Out, Not Inside Out


Many years ago, when I was in my late teens, I came out with a bang about living with a mental illness that few people understood or realized existed back then. I was fresh out of a hospital and telling my story to anyone who would listen, except for most of my loved ones. When I made this decision, it was after realizing with an out-of-air sensation, that if I didn’t speak up, no one else was going to. Rather than waiting for another Phoenix to rise up and tell my story while I nodded in silent agreement, I was going to have to open my mouth and tell a story only I could: mine.

It’s been years since that time. Others have picked up where I left off and months go by without me uttering a word about this to anyone. I grew incredibly weary of such extreme outness. I had strung my guts up on the city wall, the insides of my skin, so that even one person might learn something from my lived experience. I withdrew quickly. After they explode, aged stars collapse on themselves.

Recently, I have been contemplating what it means to be out as a sex worker. Out as really anything. I have a sizable list of things I could (and sometimes am) be out about: sex work, mental illness, a queer identity. For the most part, I am the kind of person who will tell you if you ask, but will not go out of the way to explain. Most things I feel no pressing desire to hide in everyday conversations. Except sex work.

There is no stunning lack of pioneers before me. Very wonderful, brave people who have not shied from self-revelation. Women like Robyn Few, Carol Leigh, and Margo St. James, the foundation of the current sex workers rights movement. And certainly, the forms of sex work I have engaged in have less societal stigma than those in which they have worked.

It comes down to this, essentially, for me, a reason which keeps most sex workers silent, endangered, and hidden: the law. Except for a few states with misguided sodomy laws, it is not illegal for me to be queer. I can’t be fired from my job for the mental illness I have. In fact, I am protected by disability laws. But I can be fired for being a current or former sex worker. There are no laws that protect against discrimination based on other jobs.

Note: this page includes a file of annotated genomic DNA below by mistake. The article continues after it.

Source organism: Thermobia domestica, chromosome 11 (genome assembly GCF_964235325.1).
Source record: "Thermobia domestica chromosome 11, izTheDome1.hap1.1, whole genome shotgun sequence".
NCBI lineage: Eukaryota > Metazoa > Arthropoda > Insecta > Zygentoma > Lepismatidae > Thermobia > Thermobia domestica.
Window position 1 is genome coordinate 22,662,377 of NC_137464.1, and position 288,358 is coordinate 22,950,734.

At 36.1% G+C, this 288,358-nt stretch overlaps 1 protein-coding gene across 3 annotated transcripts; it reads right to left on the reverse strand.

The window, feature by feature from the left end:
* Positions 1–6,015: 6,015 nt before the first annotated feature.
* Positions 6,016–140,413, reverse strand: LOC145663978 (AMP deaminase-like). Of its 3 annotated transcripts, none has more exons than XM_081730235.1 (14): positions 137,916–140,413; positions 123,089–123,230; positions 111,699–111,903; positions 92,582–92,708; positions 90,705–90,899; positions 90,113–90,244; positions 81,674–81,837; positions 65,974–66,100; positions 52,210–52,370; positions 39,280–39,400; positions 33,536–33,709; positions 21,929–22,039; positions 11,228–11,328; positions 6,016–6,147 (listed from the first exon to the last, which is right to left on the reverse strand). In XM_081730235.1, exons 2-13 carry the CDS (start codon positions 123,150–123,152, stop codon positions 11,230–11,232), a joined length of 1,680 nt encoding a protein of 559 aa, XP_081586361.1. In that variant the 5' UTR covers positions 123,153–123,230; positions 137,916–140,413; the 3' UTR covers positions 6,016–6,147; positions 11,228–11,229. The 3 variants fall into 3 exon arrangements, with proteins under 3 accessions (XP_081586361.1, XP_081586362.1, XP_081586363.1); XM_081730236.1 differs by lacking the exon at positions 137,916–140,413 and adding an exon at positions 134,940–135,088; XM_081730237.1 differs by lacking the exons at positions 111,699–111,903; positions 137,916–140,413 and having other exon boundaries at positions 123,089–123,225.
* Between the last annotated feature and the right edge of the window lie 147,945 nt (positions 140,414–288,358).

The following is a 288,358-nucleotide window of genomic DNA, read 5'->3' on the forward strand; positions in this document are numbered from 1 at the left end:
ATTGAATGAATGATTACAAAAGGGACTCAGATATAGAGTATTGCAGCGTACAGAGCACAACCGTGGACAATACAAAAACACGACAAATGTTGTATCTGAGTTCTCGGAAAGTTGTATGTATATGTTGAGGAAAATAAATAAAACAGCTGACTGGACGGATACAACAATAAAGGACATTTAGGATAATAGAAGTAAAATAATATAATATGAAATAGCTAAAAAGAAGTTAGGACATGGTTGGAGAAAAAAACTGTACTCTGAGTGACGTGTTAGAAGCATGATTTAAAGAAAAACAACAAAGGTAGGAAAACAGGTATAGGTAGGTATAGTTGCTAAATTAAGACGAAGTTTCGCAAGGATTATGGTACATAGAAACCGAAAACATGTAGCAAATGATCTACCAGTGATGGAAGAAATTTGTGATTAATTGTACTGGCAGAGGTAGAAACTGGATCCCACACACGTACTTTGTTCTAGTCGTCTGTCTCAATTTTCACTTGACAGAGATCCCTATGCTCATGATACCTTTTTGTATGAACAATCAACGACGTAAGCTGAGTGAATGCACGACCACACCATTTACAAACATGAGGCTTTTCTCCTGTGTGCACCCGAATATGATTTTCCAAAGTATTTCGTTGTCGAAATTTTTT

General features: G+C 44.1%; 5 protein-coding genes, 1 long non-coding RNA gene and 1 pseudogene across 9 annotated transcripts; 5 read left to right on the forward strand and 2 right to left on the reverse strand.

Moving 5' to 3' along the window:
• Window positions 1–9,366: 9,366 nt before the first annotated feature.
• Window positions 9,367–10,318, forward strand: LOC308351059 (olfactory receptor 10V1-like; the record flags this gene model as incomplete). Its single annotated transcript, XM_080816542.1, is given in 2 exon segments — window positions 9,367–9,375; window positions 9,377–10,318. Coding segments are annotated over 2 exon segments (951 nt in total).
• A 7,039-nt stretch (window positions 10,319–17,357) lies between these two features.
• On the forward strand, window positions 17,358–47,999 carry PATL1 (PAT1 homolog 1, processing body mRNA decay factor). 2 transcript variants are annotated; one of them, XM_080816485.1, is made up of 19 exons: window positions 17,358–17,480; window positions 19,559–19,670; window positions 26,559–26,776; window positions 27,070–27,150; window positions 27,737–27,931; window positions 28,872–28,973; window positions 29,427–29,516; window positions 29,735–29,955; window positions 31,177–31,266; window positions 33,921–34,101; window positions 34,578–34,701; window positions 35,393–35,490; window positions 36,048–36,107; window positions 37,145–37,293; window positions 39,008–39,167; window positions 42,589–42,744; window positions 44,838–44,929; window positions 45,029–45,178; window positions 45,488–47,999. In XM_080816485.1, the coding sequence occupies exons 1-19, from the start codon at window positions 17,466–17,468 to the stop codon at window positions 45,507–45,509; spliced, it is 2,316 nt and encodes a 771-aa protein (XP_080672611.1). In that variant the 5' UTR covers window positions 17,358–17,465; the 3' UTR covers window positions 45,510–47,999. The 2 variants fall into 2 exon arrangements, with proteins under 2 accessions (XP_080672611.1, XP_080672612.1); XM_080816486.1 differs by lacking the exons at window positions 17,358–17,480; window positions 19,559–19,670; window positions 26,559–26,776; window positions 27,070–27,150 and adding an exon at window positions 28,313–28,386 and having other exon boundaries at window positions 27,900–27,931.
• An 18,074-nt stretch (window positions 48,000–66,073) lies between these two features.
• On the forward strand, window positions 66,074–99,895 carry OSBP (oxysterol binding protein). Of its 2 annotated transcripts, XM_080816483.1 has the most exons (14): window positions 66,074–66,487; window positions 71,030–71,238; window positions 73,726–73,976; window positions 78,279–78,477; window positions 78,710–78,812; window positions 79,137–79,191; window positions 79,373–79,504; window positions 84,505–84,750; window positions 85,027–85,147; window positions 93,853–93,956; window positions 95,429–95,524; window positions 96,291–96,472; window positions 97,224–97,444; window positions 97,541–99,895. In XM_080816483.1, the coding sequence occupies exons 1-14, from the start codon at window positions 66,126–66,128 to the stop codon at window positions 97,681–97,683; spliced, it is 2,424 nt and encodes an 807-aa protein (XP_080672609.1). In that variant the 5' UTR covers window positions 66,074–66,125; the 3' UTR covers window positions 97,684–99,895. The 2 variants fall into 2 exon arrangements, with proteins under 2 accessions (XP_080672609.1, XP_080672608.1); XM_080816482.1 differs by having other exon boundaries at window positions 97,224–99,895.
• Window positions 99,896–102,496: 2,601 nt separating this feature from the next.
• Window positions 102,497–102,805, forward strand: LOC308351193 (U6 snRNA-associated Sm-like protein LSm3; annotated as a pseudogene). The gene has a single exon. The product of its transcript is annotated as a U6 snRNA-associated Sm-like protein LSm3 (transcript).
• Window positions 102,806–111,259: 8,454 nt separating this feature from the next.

I recognize that until the general public realizes that sex workers are everywhere, the law won’t change. Until my neighbors, my family and friends, my doctor, the clerk at the grocery store, realize that a sex worker can look and act like someone like me, not a Monster Charlize Theron or a Pretty Woman Julie Roberts, things won’t change.

But I also realize that we all must pick our battles. The fragility I felt during that initial flurry of outness haunts me. My skin is still raw in the places I was vulnerable. I know that I sound like I am throwing my hands up in resignation, that I am claiming a get out of jail free card because I’ve already served my time. I haven’t. I know I haven’t.

Sex workers have to infiltrate the system as well. Some have to stand outside and attack the walls. Some must sneak in, disguised as presents, and tear the wall down from the inside. And some must stand by and wait until the time is right for them. This is the way it has to be, for now. I’m still figuring out where I belong.


One Response to “Out, Not Inside Out”

  1. 1 Being Amber Rhea » Blog Archive » A job like any other job?

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